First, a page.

The emotional response to the Enron/401(k) debacle has an amazing range. At one extreme several readers have suggested that hit men are the best way to deal with Messieurs Lay, Skilling, and Fastow.
"They should collectively hire some hit men to take out those slimes… including those… clueless directors… because these crooks are going to fly away in their golden parachutes without setting foot in prison," one angry reader wrote.
At the other extreme petulant corporate lobbyists are declaring that hasty new regulations will prompt corporations to abandon their 401(k) altogether. Given the disasters of the last two years this amounts to a corporate tantrum.
"If we can't stuff our 401(k) plans with company stock," they are saying, "We won't play."
The extremes reveal the growing tension between corporate leadership and American workers. That's a serious problem in itself. The extremes also obscure the fundamental issues.
What has been lost in all the emotion is the basic purpose of 401(k) plans.
They were not created so that employees could get rich. That idea is an unhappy side effect of The Bubble Years. These plans, like the defined benefit pension plans that preceded them, were created so workers could achieve financial independence and retire with dignity.
The distinction--- seeking wealth versus avoiding poverty--- is important. It tells us something about how 401(k) plans should be constituted and managed. By inference, it also tells us what is wrong with current plans.
So let's go back and ask some questions.
First, what is this all about? It's about financial independence and a social contract between workers and their employers to achieve it. A convenient vehicle for saving and investing is an essential part of the contract.
Next question. What are the main levers for 401(k) performance?
There are three:
• Maximum participation rate. To do well, you have to play the game.
• A high contribution rate. Employees need to save enough to achieve financial independence if they get a realistic rate of return.
• A relatively high return. Enough to achieve financial independence if you save a realistic amount.
Note that company stock isn't on the list. Company stock is a convenience for corporations. Company stock is also a great boon for corporate executives who have an abundance of savings and income replacement vehicles. Those vehicles include stock options, company loans that are forgiven, supplemental retirement income plans, and the ever popular consulting contract that pays long after the consultant is dead and buried. Trust me, Congress will never need to hold hearings on the plight of destitute executives in early retirement.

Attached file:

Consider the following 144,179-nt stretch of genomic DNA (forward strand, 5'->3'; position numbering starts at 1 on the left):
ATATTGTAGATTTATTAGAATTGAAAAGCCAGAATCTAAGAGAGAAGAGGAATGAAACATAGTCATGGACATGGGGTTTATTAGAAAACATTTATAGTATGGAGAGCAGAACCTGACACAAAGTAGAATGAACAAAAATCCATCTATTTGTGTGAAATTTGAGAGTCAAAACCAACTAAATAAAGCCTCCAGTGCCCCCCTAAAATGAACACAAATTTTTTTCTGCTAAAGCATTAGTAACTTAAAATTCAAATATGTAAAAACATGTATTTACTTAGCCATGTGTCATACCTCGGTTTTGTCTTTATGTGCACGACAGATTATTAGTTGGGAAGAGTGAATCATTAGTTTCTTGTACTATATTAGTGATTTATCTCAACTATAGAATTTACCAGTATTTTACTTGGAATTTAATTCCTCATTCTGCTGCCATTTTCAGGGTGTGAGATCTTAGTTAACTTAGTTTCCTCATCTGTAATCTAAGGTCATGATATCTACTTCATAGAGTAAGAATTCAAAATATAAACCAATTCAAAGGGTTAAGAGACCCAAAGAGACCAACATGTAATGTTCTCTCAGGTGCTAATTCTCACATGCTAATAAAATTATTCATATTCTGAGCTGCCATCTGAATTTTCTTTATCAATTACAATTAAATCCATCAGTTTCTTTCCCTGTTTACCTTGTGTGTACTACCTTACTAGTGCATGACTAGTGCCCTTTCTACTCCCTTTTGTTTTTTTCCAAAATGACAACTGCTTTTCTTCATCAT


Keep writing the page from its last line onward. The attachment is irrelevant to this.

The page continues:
Company stock is a sideshow for the vast majority of people who work for a living. Including company stock in any 401(k) plan turns a prudent, diversified investing program into a lottery. If you work for the right company, you'll do well, perhaps even get rich. We'll read the stories in the glossy magazines. We'll press our noses against the windows. We'll envy the Dellionaires and anyone else who accumulates unexpected wealth in company stock.
But that's not what the original deal, the social contract, was all about.
We lost sight of the original deal. We are still blinded by The Bubble Years.
Is there a role for any amount of company stock in 401(k) plans?
I doubt it. Company stock corrupts the basic goal too easily. One possible exception is the companies that have defined benefit pension plans as well as 401(k) plans where the match is in company stock. In that instance, the existence of the pension plan offsets much of the excess risk that comes with a single stock.
In thirty years of reading and study I have encountered no research that supports the idea of having one stock dominate a portfolio. Even speculative traders are warned against the dangers of over-concentration in a single issue. I invite anyone who defends high ownership of individual stocks in 401(k) plans to send a shred of evidence supporting his position. I will report it directly.
Now lets ask the question another way. Is there a role for company stock in corporate benefits?
Yes. Profit sharing plans. They clearly separate company stock from retirement saving. They clearly engage the employee. They clearly bind employees to the company and its financial performance. They do everything that individual stock ownership is supposed to do.
But day-to-day saving and investing for financial independence should be separate.
Scott Burns is the retired Chief Investment Officer of AssetBuilder, the creator of Couch Potato investing, and a personal finance columnist with decades of experience.